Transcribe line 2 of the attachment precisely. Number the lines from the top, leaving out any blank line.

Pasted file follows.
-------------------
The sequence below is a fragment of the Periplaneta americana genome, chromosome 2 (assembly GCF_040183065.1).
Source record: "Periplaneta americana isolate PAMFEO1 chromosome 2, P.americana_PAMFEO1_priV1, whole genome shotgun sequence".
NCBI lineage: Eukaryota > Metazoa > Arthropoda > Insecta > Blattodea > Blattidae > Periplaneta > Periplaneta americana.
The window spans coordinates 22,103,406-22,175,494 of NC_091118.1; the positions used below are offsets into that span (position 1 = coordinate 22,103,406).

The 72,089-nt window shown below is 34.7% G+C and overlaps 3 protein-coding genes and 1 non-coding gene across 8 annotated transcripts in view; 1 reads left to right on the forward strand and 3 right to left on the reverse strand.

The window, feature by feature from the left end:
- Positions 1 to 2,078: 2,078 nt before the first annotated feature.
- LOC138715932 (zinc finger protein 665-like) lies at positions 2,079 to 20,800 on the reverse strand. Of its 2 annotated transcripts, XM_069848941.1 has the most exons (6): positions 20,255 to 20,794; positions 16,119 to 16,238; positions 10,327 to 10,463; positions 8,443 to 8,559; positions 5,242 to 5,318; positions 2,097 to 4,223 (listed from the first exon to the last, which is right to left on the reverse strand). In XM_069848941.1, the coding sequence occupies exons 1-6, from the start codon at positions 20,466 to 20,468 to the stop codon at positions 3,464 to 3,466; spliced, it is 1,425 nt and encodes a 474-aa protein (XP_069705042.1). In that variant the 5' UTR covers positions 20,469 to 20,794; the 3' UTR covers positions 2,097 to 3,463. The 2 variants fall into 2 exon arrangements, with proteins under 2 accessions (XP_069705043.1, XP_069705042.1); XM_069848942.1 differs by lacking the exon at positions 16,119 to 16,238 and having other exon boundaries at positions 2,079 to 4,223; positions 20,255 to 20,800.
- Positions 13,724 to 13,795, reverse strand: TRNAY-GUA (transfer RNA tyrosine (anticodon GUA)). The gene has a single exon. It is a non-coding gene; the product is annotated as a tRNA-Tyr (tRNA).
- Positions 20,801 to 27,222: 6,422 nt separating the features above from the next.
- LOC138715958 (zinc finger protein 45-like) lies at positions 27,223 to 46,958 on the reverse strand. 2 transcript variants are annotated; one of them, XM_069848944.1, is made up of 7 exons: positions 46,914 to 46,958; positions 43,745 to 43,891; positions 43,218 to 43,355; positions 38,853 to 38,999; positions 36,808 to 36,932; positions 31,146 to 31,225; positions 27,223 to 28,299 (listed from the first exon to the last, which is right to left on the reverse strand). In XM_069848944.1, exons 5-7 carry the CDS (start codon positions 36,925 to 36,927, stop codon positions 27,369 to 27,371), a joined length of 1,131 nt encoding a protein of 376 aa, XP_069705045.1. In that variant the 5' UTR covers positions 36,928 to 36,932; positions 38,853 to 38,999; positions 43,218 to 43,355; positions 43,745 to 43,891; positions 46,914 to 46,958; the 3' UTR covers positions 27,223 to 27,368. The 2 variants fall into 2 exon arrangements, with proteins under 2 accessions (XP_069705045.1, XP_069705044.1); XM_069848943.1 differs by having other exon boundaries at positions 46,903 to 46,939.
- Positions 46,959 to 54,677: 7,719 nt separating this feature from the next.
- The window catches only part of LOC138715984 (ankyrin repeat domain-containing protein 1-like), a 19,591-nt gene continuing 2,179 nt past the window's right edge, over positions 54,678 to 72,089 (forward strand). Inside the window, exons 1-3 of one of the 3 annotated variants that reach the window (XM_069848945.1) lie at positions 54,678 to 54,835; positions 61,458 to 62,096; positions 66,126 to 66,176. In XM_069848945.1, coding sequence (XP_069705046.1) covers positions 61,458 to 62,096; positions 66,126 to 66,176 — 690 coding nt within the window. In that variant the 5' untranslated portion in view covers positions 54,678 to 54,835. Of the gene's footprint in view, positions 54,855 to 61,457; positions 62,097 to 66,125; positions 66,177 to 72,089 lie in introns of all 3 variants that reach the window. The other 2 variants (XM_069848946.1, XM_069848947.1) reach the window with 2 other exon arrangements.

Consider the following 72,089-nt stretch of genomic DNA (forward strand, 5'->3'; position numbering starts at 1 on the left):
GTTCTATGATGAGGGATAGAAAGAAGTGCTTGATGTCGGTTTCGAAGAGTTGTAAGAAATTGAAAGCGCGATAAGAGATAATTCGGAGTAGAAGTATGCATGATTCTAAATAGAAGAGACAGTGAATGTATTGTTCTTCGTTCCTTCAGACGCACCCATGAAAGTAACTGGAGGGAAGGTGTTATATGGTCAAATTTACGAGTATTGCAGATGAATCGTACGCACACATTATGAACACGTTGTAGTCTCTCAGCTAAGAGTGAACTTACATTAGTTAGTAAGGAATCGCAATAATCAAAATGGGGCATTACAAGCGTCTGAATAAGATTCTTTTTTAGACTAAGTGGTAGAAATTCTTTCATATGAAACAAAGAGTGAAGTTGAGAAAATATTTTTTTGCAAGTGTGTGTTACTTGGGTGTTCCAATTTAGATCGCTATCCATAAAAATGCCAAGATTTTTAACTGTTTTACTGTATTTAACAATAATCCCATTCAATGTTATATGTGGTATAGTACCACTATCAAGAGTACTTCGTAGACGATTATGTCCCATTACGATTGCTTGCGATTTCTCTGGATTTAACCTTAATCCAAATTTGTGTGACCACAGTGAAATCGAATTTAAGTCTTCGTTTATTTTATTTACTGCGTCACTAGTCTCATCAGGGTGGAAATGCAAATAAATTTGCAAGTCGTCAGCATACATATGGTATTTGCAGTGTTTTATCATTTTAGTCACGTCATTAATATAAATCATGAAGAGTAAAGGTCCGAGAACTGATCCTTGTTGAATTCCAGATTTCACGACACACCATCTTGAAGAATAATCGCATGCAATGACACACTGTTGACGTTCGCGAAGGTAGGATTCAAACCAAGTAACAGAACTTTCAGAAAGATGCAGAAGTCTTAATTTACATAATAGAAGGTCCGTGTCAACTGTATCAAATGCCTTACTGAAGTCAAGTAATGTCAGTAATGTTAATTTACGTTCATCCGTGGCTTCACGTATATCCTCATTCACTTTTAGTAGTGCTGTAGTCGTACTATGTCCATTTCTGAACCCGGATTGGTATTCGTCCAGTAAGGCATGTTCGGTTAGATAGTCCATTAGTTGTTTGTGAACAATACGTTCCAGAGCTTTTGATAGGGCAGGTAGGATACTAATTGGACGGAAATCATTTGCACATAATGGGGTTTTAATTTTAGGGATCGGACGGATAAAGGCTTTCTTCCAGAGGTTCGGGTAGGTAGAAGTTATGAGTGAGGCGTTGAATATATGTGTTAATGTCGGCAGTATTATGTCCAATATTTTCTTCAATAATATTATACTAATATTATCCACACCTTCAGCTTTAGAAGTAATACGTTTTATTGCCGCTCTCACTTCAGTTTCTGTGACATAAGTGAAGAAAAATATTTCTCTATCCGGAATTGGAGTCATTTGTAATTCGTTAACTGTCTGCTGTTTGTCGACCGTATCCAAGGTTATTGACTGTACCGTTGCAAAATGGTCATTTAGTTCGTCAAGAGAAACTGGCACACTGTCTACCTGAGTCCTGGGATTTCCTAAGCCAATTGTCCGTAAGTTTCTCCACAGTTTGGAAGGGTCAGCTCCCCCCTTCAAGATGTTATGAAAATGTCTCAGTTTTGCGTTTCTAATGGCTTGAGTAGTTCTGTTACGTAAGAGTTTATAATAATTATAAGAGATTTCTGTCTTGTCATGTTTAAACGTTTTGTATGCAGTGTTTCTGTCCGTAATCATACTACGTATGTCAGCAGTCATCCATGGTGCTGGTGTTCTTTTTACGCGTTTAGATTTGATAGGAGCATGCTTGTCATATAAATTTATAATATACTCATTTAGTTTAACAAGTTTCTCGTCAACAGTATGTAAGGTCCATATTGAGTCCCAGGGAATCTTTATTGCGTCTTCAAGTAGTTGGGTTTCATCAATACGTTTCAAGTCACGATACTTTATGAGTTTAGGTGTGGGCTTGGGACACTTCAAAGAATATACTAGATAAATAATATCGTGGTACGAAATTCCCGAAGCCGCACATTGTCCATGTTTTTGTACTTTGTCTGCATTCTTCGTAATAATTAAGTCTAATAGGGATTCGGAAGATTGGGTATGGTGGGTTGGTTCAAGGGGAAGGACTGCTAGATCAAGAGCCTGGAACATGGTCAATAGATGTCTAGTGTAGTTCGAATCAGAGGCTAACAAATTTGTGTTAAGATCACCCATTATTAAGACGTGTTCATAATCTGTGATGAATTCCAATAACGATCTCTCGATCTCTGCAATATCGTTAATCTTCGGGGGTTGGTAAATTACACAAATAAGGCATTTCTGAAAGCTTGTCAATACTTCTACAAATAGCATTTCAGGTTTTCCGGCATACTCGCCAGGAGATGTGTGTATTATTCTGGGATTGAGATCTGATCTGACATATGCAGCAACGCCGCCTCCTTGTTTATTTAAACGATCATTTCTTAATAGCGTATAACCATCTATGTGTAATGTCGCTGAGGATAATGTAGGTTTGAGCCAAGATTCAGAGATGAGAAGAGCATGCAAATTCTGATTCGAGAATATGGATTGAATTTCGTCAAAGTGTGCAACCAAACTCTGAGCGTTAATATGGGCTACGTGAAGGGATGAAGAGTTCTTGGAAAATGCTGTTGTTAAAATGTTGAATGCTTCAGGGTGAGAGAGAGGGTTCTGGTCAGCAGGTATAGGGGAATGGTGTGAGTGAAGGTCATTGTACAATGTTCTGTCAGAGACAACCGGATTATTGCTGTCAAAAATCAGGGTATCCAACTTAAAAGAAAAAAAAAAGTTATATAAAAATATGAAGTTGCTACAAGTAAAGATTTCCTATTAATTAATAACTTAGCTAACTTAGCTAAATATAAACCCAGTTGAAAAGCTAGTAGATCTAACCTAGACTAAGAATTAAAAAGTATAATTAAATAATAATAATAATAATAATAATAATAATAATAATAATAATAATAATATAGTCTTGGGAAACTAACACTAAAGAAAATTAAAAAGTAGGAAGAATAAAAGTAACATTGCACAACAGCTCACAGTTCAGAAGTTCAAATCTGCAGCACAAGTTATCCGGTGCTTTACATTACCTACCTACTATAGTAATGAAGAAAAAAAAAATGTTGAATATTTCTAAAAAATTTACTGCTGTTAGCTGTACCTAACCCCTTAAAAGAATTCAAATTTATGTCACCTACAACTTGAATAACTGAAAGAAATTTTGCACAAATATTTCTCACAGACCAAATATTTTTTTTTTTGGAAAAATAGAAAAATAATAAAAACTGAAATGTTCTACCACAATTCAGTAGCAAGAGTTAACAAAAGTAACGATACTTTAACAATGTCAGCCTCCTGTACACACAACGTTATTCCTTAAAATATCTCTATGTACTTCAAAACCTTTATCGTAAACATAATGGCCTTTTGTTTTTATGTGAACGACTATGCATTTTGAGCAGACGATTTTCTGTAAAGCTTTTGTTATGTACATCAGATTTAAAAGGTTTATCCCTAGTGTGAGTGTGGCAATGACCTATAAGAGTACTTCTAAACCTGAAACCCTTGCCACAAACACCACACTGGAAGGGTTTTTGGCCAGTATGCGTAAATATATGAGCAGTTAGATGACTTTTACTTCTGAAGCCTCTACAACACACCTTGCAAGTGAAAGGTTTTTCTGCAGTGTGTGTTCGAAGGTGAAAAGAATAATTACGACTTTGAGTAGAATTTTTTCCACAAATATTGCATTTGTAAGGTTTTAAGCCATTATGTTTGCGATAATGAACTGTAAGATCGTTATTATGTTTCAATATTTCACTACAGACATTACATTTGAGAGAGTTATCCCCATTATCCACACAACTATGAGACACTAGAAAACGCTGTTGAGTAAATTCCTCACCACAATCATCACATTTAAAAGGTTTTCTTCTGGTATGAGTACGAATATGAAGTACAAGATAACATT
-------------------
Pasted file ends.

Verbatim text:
Source record: "Periplaneta americana isolate PAMFEO1 chromosome 2, P.americana_PAMFEO1_priV1, whole genome shotgun sequence".